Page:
A spark plug is an electrical device used in an internal combustion engine to produce a spark which ignites the air-fuel mixture in the combustion chamber. As part of the engine's ignition system, the spark plug receives high-voltage electricity (generated by an ignition coil in modern engines and transmitted via a spark plug wire) which it uses to generate a spark in the small gap between the positive and negative electrodes. The timing of the spark is a key factor in the engine's behaviour, and the spark plug usually operates shortly before the combustion stroke commences.
The spark plug was invented in 1860, however its use only became widespread after the invention of the ignition magneto in 1902. Diesel engines use compression ignition (instead of spark ignition), therefore they do not normally use spark plugs.
The main elements of a spark plug are the shell, insulator, central electrode and side electrode (also known as "ground strap"). The main part of the insulator is typically made from sintered alumina (Al2O3), a hard ceramic material with high dielectric strength. In marine engines, the shell of the spark plug is often a double-dipped, zinc-chromate coated metal.
A spark plug passes through the wall of the combustion chamber, therefore it must also form part of the seal for the high-pressure gasses within the combustion chamber.
The central electrode is connected to the terminal through an internal wire. The central electrode setup as the cathode from where the electrons are ejected. This is because the central electrode is usually the hottest part of the plug, and thermionic emission principles mean it is easier to eject electrons from a hotter surface. The sharp tip of the central electrode also increases the electrical field strength, thus increasing the emission of electrons. The side electrode (which is colder and blunter) requires up to 45 percent higher voltage, therefore only wasted spark systems use the side electrode as the cathode.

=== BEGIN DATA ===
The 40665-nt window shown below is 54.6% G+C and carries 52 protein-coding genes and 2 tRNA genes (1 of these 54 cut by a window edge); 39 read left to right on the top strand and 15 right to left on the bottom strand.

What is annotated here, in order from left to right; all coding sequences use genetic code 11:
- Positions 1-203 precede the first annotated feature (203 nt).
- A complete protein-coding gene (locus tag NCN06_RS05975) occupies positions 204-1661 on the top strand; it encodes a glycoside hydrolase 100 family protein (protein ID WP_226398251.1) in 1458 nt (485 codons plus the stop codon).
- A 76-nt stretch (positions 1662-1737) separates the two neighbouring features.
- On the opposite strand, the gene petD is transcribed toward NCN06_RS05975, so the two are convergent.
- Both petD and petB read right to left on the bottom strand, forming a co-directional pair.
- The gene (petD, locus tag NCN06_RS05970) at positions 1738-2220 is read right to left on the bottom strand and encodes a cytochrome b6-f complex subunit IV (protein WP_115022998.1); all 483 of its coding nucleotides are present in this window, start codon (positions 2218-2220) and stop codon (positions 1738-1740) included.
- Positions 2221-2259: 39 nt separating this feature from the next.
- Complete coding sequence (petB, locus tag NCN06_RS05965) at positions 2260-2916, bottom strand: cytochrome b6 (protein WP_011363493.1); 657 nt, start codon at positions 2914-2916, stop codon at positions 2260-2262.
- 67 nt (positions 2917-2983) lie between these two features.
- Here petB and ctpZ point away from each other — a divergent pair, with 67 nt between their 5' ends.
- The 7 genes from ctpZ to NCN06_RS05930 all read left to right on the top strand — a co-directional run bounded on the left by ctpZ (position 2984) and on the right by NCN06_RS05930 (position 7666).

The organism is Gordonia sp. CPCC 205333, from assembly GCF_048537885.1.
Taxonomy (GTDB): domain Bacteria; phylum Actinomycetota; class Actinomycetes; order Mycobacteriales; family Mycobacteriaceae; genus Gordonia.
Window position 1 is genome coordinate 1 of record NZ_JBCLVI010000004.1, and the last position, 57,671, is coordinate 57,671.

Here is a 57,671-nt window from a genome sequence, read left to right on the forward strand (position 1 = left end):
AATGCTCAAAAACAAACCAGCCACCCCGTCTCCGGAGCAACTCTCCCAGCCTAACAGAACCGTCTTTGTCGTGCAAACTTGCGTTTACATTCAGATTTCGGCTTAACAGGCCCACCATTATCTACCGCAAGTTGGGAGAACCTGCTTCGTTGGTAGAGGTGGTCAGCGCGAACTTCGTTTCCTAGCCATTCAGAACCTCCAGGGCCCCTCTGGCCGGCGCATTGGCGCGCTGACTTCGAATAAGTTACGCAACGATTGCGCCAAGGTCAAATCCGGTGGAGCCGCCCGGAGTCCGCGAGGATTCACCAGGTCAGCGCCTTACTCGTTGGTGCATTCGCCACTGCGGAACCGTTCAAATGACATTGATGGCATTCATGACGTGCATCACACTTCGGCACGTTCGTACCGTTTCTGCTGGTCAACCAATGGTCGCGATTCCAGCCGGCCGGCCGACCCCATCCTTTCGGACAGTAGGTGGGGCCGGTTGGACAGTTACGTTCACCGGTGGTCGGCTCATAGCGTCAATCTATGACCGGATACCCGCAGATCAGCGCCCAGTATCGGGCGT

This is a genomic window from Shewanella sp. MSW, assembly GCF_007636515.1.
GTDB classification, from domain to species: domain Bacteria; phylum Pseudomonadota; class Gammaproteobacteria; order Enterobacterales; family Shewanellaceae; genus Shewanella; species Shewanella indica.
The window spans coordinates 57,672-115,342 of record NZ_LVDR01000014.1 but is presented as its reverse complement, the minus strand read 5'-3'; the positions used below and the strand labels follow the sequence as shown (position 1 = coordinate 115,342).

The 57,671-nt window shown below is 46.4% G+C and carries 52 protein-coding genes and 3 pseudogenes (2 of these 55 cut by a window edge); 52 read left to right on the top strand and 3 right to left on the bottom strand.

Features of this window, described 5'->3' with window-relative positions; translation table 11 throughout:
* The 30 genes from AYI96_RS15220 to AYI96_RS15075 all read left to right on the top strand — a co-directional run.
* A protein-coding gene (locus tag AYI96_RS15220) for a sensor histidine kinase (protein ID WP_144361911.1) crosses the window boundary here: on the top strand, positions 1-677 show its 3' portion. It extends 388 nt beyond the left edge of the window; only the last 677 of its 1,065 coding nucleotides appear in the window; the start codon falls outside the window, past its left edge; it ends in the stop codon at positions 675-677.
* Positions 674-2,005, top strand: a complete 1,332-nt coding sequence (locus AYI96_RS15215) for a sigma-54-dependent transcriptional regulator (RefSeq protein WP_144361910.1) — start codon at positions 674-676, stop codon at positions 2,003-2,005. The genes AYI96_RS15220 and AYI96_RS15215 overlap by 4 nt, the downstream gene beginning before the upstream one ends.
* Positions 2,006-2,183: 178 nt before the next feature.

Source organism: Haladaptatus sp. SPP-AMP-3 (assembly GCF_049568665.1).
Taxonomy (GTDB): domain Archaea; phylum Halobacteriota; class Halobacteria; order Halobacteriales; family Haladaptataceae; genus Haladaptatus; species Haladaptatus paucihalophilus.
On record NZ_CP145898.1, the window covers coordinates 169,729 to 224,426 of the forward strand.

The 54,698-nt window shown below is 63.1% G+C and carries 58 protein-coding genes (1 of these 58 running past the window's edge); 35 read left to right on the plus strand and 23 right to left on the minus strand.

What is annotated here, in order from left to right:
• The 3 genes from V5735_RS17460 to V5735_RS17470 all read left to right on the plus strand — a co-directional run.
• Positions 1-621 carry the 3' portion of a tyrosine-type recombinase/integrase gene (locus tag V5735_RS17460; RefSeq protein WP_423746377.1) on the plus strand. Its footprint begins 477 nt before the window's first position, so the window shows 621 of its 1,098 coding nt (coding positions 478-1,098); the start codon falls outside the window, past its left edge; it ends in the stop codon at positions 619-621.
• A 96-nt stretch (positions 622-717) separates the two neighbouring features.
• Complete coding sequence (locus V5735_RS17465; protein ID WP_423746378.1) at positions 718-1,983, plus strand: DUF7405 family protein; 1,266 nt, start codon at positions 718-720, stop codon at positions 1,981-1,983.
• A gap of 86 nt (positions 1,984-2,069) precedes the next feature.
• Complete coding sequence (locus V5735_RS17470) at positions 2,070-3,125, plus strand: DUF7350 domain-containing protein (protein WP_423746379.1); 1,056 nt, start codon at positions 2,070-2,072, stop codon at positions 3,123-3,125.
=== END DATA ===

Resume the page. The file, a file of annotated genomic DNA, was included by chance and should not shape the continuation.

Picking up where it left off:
The side electrode is made from high-nickel steel and is welded or hot forged to the side of the metal shell.
Spark plugs can contain up to four side electrodes surrounding the central electrode. Multiple side electrodes generally provide longer life, as when the spark gap widens due to electric discharge wear, the spark moves to another closer ground electrode. The disadvantage of multiple side electrodes is that a shielding effect can occur for each electrode, leading to a less efficient burn and increased fuel consumption.
The distance between the tip of the spark plug and the central electrode is called the "spark plug gap" and is a key factor in the function of a spark plug. Spark plug gaps for car engines are typically 0.6 to 1.8 mm (0.024 to 0.071 in). Modern engines (using solid-state ignition systems and electronic fuel injection) typically use larger gaps than older engines that use breaker point distributors and carburetors.
Smaller plug gap sizes usually are more reliable at producing a spark, however the spark may be too weak to ignite the fuel-air mixture. A larger plug gap size will produce a stronger spark, however the spark might not always be produced (such as at high RPM). Gap adjustment is not recommended for iridium and platinum spark plugs, because there is a risk of damaging a metal disk welded to the electrode.